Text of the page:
"It is no secret that a career in the technology industry is exciting and lucrative," said Digital Corridor Director, Ernest Andrade. "Today, more than ever, students need to be introduced to the basic concepts of computer software, robotics and app development to discover the challenging and exciting world of software development."

Scholarships for under-represented students are available from the Digital Corridor's annual iFiveK race.

Upcoming Events

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DIG SOUTH connects leading global brands like Oracle, IBM and Salesforce to the top tech leaders and entrepreneurs in the South. We gather in gorgeous Charleston to make deals, share the latest digital trends and build relationships. Curated tracks include technology, marketing and business. Learn more HERE.

Fridays @ the Corridor - Gov’t Doing Business at the Speed of Ideas?

The federal government, particularly the Department of Defense, is under a transformation to attract new "non-traditional" companies, increase competition, and help ensure future technological superiority. There are several new and improved ways that lower the barriers for entry into this marketplace from partnering with the existing defense industry, federal labs, and even going direct by yourself through a variety of innovative models in pitches, challenges, and demonstrations. For example, last month the Air Force awarded 51 proposals in 15 minutes or less.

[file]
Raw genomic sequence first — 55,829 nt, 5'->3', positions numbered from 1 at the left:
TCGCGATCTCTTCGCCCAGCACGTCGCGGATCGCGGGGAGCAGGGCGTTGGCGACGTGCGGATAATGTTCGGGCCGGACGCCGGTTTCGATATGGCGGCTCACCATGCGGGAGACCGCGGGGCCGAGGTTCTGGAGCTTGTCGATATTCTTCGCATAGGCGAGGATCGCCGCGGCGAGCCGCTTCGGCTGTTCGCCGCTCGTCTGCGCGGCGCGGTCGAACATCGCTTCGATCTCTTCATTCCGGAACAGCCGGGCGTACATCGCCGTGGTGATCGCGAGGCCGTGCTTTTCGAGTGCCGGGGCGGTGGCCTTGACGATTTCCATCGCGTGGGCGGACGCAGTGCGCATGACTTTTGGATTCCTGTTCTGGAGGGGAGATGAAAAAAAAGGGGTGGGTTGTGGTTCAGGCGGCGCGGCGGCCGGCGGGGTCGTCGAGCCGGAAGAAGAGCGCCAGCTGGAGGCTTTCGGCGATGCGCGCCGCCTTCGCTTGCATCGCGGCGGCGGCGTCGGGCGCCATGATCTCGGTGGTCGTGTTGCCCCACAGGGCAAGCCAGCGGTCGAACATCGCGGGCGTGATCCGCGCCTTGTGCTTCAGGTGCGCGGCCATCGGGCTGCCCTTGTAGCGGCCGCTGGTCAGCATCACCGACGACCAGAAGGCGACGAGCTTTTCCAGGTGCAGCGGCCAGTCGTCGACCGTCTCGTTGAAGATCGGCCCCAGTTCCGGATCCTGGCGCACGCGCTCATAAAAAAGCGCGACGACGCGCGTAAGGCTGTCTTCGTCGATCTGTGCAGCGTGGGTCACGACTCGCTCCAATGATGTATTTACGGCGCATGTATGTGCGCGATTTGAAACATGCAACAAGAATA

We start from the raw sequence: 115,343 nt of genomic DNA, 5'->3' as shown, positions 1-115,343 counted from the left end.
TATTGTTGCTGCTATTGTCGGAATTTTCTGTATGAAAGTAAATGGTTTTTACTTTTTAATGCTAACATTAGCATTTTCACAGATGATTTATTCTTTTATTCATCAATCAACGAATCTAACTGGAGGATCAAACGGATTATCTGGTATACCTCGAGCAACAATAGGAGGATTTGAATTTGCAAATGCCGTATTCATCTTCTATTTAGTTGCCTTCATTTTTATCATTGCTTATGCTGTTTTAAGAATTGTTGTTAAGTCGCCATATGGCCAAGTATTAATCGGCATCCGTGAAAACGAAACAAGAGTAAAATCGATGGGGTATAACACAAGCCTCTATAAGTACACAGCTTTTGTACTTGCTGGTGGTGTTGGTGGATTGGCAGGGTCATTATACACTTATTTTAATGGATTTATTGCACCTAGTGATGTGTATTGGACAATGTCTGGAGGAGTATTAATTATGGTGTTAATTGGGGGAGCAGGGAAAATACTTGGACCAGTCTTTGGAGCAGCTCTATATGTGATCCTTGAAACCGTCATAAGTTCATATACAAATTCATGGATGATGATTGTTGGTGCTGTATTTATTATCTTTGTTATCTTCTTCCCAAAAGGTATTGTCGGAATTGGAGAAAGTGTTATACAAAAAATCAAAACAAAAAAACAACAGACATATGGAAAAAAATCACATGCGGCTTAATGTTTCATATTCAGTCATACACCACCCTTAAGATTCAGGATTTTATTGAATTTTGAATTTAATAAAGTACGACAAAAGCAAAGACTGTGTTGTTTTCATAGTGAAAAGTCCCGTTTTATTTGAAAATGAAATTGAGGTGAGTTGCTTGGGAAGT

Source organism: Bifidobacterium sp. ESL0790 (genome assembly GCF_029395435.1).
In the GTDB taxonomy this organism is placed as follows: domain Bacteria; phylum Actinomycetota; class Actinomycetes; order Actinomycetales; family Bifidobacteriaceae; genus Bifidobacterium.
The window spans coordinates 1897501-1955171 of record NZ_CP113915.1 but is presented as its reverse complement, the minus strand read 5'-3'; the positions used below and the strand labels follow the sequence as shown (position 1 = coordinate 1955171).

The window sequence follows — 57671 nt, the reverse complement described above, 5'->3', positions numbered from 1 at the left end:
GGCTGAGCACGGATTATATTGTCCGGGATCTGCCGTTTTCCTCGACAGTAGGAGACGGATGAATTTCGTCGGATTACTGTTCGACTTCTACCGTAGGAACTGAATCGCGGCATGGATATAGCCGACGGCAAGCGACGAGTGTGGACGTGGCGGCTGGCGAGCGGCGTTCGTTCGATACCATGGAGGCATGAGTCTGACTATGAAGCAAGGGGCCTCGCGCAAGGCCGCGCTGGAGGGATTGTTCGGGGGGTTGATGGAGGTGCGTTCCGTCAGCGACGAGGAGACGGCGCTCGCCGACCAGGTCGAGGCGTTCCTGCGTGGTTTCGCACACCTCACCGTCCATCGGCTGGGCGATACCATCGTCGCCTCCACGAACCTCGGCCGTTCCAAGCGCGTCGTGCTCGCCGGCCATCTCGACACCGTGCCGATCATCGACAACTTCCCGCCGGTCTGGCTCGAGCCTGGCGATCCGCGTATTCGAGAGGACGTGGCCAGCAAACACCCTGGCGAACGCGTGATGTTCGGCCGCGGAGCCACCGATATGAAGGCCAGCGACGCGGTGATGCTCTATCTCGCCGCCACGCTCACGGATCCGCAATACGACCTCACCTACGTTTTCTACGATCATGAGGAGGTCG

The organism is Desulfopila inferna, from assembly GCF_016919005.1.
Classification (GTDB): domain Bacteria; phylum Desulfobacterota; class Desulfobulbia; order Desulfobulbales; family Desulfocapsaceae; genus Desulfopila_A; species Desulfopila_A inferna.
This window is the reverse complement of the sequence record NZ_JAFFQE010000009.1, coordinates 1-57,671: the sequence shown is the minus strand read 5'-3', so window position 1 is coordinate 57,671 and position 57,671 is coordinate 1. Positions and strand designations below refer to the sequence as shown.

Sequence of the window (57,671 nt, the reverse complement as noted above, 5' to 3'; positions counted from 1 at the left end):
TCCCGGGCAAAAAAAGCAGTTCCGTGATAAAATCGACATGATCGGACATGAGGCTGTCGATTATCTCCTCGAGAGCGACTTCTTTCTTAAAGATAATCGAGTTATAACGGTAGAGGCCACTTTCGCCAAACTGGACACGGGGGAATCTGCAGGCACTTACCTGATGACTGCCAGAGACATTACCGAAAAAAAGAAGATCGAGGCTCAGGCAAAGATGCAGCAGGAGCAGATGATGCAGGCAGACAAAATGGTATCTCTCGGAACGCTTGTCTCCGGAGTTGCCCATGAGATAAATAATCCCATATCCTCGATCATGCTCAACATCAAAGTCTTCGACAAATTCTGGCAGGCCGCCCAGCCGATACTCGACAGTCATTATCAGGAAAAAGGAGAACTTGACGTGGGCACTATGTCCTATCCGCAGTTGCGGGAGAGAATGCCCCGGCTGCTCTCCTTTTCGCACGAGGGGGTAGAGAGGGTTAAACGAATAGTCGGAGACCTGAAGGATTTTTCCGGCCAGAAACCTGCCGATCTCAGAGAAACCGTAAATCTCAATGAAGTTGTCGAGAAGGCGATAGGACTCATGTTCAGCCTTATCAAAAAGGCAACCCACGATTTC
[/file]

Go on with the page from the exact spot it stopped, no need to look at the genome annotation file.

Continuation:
At the April Fridays @ the Corridor session, we'll hear from Greg Hays, Senior Director for Market Development at Scientific Research Corporation (SRC), about what technology solutions are of interest and how your company can participate.Learn more and register HERE.

Global Azure Bootcamp

Charleston's Azure Bootcamp had tremendous success last year and we're looking forward to continuing that in 2019.

Last year we covered everything from Azure Essentials, Cybersecurity, Data Warehousing, Migrating to Azure, Cognitive Services, to Microservices with panel discussions and labs interwoven amongst those topics. We haven't locked down specific topics yet, but you can expect the Charleston event to cover a breadth of topics that'll keep you engaged and help you learn about all that Azure has to offer and how to spin up or dive deep into particular areas.

Learn more and register HERE.